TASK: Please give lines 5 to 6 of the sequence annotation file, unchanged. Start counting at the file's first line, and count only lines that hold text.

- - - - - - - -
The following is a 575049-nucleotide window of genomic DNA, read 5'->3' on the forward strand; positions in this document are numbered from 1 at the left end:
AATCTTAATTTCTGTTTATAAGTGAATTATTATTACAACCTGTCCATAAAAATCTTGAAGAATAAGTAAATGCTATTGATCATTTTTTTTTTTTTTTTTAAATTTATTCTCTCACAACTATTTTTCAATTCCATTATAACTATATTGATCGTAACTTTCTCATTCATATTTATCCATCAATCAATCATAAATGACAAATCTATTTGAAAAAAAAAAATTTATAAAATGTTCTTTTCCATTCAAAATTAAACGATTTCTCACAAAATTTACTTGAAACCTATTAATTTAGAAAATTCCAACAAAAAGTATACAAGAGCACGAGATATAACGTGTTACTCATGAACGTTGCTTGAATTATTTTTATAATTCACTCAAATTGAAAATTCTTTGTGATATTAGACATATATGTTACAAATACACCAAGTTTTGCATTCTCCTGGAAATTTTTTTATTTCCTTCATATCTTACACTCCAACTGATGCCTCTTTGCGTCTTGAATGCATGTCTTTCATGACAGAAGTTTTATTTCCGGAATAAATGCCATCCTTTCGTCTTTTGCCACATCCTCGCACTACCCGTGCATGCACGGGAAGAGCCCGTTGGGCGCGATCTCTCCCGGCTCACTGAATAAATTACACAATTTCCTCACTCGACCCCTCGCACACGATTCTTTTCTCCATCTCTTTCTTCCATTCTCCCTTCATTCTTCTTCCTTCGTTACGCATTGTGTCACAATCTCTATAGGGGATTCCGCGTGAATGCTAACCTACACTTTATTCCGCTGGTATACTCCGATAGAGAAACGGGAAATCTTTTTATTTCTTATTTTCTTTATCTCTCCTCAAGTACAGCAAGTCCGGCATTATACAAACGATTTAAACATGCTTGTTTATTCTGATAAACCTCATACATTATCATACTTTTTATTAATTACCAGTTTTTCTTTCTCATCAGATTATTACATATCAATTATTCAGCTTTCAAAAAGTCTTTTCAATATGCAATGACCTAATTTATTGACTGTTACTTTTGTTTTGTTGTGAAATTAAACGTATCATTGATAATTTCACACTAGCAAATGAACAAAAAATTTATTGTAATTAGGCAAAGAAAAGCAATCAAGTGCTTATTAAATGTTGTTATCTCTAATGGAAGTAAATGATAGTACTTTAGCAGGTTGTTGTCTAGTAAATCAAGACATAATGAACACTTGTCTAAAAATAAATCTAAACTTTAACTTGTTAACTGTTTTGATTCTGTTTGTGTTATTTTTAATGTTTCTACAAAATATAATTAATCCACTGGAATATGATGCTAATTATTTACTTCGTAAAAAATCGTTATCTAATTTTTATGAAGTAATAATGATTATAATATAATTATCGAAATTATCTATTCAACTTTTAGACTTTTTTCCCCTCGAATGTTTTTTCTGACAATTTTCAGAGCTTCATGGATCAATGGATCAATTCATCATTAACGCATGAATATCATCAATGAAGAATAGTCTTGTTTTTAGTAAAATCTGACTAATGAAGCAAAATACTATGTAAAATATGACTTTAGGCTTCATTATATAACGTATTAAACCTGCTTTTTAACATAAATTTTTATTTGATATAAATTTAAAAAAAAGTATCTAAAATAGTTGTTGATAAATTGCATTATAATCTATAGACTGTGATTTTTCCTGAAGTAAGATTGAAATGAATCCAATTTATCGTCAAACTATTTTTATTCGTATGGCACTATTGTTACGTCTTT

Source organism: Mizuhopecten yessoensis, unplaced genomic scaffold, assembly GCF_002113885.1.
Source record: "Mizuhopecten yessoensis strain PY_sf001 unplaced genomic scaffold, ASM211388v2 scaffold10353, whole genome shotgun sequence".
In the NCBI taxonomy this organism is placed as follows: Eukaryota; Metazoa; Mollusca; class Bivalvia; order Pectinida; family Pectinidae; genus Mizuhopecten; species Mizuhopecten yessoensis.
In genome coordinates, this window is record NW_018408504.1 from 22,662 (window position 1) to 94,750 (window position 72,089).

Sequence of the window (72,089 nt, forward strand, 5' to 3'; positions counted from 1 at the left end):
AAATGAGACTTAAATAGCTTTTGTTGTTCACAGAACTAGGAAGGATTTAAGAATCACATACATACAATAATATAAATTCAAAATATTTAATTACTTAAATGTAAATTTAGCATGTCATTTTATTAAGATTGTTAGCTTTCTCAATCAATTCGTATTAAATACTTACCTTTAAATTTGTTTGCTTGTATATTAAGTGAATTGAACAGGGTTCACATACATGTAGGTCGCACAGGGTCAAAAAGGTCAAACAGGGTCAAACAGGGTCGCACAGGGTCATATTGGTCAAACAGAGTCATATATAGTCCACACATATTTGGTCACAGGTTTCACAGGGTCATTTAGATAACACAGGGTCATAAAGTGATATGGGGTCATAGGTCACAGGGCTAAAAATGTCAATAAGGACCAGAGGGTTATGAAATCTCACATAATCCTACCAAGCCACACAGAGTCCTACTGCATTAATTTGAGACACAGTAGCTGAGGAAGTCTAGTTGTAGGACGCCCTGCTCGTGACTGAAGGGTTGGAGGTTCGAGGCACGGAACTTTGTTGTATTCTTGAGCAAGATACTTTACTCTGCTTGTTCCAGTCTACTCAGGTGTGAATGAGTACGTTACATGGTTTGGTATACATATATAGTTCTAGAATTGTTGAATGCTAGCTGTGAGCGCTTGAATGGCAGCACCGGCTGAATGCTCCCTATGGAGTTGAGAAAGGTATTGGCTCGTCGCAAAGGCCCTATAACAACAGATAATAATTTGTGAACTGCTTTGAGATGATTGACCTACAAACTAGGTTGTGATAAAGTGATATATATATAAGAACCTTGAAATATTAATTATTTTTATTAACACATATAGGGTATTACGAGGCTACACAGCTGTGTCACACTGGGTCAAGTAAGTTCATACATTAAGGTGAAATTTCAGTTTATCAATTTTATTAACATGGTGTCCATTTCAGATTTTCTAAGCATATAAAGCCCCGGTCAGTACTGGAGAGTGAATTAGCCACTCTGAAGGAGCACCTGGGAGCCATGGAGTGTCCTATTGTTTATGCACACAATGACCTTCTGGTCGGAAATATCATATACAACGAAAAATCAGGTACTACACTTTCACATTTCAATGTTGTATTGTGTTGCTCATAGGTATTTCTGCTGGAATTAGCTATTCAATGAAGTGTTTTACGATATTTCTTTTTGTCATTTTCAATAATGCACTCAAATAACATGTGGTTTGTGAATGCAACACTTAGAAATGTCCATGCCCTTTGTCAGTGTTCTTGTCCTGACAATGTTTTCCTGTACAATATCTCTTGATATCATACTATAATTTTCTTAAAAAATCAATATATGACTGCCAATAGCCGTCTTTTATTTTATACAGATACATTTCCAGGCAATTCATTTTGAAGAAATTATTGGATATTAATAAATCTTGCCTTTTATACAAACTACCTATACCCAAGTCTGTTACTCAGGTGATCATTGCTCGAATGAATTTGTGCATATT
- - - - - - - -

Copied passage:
In the NCBI taxonomy this organism is placed as follows: Eukaryota; Metazoa; Mollusca; class Bivalvia; order Pectinida; family Pectinidae; genus Mizuhopecten; species Mizuhopecten yessoensis.
In genome coordinates, this window is record NW_018408504.1 from 22,662 (window position 1) to 94,750 (window position 72,089).